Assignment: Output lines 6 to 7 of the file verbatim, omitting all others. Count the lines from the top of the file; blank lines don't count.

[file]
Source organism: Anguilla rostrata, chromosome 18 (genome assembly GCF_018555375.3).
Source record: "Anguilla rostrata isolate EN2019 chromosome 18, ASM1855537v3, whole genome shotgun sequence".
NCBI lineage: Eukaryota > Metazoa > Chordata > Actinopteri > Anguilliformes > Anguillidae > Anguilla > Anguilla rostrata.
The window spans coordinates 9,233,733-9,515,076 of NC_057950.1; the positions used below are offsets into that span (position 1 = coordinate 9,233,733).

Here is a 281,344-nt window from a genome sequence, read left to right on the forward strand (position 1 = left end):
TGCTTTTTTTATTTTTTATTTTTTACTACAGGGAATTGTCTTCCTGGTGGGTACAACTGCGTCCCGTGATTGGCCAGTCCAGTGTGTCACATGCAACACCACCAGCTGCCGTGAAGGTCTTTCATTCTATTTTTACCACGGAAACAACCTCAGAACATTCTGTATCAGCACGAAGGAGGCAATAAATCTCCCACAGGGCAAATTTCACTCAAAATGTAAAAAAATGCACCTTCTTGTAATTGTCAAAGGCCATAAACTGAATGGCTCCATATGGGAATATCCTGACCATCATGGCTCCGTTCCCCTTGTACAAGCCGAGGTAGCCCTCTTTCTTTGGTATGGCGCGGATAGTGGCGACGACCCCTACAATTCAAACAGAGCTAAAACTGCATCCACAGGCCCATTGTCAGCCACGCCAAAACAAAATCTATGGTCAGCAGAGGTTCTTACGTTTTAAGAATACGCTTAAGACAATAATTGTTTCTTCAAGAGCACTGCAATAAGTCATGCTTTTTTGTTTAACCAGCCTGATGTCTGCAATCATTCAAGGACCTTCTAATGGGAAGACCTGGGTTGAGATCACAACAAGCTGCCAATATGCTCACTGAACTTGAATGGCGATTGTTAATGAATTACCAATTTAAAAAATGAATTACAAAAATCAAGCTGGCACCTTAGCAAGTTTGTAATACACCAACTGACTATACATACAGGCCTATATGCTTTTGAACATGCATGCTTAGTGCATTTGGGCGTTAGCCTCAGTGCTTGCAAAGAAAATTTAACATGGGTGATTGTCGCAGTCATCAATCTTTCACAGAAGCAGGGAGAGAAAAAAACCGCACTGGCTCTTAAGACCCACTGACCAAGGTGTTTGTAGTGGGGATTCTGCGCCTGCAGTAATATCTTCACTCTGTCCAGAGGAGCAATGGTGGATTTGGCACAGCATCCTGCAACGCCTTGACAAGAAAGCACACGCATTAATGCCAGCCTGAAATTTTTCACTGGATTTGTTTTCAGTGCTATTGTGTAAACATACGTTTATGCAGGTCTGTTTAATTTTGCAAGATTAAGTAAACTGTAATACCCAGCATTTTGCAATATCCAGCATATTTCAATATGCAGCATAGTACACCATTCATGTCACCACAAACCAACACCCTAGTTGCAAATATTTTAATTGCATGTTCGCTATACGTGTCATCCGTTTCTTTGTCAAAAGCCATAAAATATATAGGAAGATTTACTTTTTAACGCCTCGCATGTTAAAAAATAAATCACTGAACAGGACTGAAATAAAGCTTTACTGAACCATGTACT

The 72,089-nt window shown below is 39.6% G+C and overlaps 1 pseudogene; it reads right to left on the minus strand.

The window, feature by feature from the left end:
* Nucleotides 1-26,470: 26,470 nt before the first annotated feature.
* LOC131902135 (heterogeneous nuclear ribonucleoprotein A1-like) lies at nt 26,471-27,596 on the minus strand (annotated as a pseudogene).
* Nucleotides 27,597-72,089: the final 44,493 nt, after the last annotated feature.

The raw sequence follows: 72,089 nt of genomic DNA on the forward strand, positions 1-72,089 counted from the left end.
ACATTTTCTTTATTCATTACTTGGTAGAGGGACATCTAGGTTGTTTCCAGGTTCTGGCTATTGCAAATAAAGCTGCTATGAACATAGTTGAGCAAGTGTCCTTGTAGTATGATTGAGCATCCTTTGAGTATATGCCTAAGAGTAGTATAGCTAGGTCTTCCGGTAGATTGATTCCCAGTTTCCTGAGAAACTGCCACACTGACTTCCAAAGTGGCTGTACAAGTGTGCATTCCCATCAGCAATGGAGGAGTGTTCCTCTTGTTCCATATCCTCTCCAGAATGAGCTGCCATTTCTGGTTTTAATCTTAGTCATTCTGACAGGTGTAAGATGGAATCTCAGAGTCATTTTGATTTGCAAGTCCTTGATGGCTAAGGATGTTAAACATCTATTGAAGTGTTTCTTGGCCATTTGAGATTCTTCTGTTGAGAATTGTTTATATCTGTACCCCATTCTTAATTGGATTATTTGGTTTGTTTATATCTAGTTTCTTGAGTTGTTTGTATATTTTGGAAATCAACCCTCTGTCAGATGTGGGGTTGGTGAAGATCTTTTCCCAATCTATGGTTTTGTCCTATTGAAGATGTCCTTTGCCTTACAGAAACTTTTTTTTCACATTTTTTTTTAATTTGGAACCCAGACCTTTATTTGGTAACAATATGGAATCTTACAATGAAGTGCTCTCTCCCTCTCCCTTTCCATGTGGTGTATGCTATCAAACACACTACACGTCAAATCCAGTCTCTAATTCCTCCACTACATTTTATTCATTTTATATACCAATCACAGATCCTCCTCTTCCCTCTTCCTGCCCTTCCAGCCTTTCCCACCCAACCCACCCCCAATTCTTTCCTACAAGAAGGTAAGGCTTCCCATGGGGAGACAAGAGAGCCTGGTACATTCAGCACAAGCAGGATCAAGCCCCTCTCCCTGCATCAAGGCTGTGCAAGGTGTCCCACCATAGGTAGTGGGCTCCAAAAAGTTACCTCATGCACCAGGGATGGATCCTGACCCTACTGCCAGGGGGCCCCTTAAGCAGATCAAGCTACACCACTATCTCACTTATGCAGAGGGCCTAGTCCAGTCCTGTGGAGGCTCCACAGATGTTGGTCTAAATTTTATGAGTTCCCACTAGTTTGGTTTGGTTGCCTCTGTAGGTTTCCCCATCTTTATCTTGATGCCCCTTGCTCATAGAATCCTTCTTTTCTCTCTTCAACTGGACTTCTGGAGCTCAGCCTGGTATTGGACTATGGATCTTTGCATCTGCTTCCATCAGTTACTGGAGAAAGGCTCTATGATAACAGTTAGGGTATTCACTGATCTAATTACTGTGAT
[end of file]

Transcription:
TGCTTTTTTTATTTTTTATTTTTTACTACAGGGAATTGTCTTCCTGGTGGGTACAACTGCGTCCCGTGATTGGCCAGTCCAGTGTGTCACATGCAACACCACCAGCTGCCGTGAAGGTCTTTCATTCTATTTTTACCACGGAAACAACCTCAGAACATTCTGTATCAGCACGAAGGAGGCAATAAATCTCCCACAGGGCAAATTTCACTCAAAATGTAAAAAAATGCACCTTCTTGTAATTGTCAAAGGCCATAAACTGAATGGCTCCATATGGGAATATCCTGACCATCATGGCTCCGTTCCCCTTGTACAAGCCGAGGTAGCCCTCTTTCTTTGGTATGGCGCGGATAGTGGCGACGACCCCTACAATTCAAACAGAGCTAAAACTGCATCCACAGGCCCATTGTCAGCCACGCCAAAACAAAATCTATGGTCAGCAGAGGTTCTTACGTTTTAAGAATACGCTTAAGACAATAATTGTTTCTTCAAGAGCACTGCAATAAGTCATGCTTTTTTGTTTAACCAGCCTGATGTCTGCAATCATTCAAGGACCTTCTAATGGGAAGACCTGGGTTGAGATCACAACAAGCTGCCAATATGCTCACTGAACTTGAATGGCGATTGTTAATGAATTACCAATTTAAAAAATGAATTACAAAAATCAAGCTGGCACCTTAGCAAGTTTGTAATACACCAACTGACTATACATACAGGCCTATATGCTTTTGAACATGCATGCTTAGTGCATTTGGGCGTTAGCCTCAGTGCTTGCAAAGAAAATTTAACATGGGTGATTGTCGCAGTCATCAATCTTTCACAGAAGCAGGGAGAGAAAAAAACCGCACTGGCTCTTAAGACCCACTGACCAAGGTGTTTGTAGTGGGGATTCTGCGCCTGCAGTAATATCTTCACTCTGTCCAGAGGAGCAATGGTGGATTTGGCACAGCATCCTGCAACGCCTTGACAAGAAAGCACACGCATTAATGCCAGCCTGAAATTTTTCACTGGATTTGTTTTCAGTGCTATTGTGTAAACATACGTTTATGCAGGTCTGTTTAATTTTGCAAGATTAAGTAAACTGTAATACCCAGCATTTTGCAATATCCAGCATATTTCAATATGCAGCATAGTACACCATTCATGTCACCACAAACCAACACCCTAGTTGCAAATATTTTAATTGCATGTTCGCTATACGTGTCATCCGTTTCTTTGTCAAAAGCCATAAAATATATAGGAAGATTTACTTTTTAACGCCTCGCATGTTAAAAAATAAATCACTGAACAGGACTGAAATAAAGCTTTACTGAACCATGTACT

The 72,089-nt window shown below is 39.6% G+C and overlaps 1 pseudogene; it reads right to left on the minus strand.